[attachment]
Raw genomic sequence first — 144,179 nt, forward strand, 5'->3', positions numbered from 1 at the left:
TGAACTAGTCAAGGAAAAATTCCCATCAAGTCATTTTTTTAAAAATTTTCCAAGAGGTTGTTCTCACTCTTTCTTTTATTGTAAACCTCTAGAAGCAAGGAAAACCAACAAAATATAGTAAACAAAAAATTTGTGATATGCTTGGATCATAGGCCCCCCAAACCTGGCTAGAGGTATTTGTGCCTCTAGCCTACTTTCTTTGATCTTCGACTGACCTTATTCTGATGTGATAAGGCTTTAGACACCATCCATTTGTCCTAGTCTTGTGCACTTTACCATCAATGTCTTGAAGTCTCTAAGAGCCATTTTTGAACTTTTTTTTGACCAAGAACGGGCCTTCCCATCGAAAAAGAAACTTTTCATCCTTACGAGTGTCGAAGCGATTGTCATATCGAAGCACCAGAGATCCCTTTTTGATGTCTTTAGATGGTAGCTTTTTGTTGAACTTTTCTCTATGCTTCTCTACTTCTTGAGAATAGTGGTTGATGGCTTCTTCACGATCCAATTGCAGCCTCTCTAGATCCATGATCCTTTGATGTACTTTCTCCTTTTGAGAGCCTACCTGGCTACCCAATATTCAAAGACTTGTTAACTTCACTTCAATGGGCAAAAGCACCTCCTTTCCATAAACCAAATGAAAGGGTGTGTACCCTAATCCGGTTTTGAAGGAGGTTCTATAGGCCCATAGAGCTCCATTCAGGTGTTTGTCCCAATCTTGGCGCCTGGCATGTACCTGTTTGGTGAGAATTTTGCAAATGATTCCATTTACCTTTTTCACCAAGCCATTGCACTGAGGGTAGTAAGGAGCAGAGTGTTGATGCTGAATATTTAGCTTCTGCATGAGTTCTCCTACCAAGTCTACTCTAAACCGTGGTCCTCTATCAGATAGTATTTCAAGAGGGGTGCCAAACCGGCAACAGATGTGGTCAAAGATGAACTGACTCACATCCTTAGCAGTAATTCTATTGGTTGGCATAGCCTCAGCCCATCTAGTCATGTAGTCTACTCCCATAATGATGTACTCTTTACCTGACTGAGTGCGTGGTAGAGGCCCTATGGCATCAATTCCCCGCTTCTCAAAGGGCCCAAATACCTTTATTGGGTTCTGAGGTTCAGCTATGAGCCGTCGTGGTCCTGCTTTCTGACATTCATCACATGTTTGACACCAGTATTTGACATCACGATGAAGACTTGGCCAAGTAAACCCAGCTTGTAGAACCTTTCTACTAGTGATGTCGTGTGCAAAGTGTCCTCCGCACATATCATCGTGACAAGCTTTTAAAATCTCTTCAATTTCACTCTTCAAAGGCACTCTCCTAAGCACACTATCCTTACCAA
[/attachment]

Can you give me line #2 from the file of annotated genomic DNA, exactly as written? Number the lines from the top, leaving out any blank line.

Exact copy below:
TGAACTAGTCAAGGAAAAATTCCCATCAAGTCATTTTTTTAAAAATTTTCCAAGAGGTTGTTCTCACTCTTTCTTTTATTGTAAACCTCTAGAAGCAAGGAAAACCAACAAAATATAGTAAACAAAAAATTTGTGATATGCTTGGATCATAGGCCCCCCAAACCTGGCTAGAGGTATTTGTGCCTCTAGCCTACTTTCTTTGATCTTCGACTGACCTTATTCTGATGTGATAAGGCTTTAGACACCATCCATTTGTCCTAGTCTTGTGCACTTTACCATCAATGTCTTGAAGTCTCTAAGAGCCATTTTTGAACTTTTTTTTGACCAAGAACGGGCCTTCCCATCGAAAAAGAAACTTTTCATCCTTACGAGTGTCGAAGCGATTGTCATATCGAAGCACCAGAGATCCCTTTTTGATGTCTTTAGATGGTAGCTTTTTGTTGAACTTTTCTCTATGCTTCTCTACTTCTTGAGAATAGTGGTTGATGGCTTCTTCACGATCCAATTGCAGCCTCTCTAGATCCATGATCCTTTGATGTACTTTCTCCTTTTGAGAGCCTACCTGGCTACCCAATATTCAAAGACTTGTTAACTTCACTTCAATGGGCAAAAGCACCTCCTTTCCATAAACCAAATGAAAGGGTGTGTACCCTAATCCGGTTTTGAAGGAGGTTCTATAGGCCCATAGAGCTCCATTCAGGTGTTTGTCCCAATCTTGGCGCCTGGCATGTACCTGTTTGGTGAGAATTTTGCAAATGATTCCATTTACCTTTTTCACCAAGCCATTGCACTGAGGGTAGTAAGGAGCAGAGTGTTGATGCTGAATATTTAGCTTCTGCATGAGTTCTCCTACCAAGTCTACTCTAAACCGTGGTCCTCTATCAGATAGTATTTCAAGAGGGGTGCCAAACCGGCAACAGATGTGGTCAAAGATGAACTGACTCACATCCTTAGCAGTAATTCTATTGGTTGGCATAGCCTCAGCCCATCTAGTCATGTAGTCTACTCCCATAATGATGTACTCTTTACCTGACTGAGTGCGTGGTAGAGGCCCTATGGCATCAATTCCCCGCTTCTCAAAGGGCCCAAATACCTTTATTGGGTTCTGAGGTTCAGCTATGAGCCGTCGTGGTCCTGCTTTCTGACATTCATCACATGTTTGACACCAGTATTTGACATCACGATGAAGACTTGGCCAAGTAAACCCAGCTTGTAGAACCTTTCTACTAGTGATGTCGTGTGCAAAGTGTCCTCCGCACATATCATCGTGACAAGCTTTTAAAATCTCTTCAATTTCACTCTTCAAAGGCACTCTCCTAAGCACACTATCCTTACCAA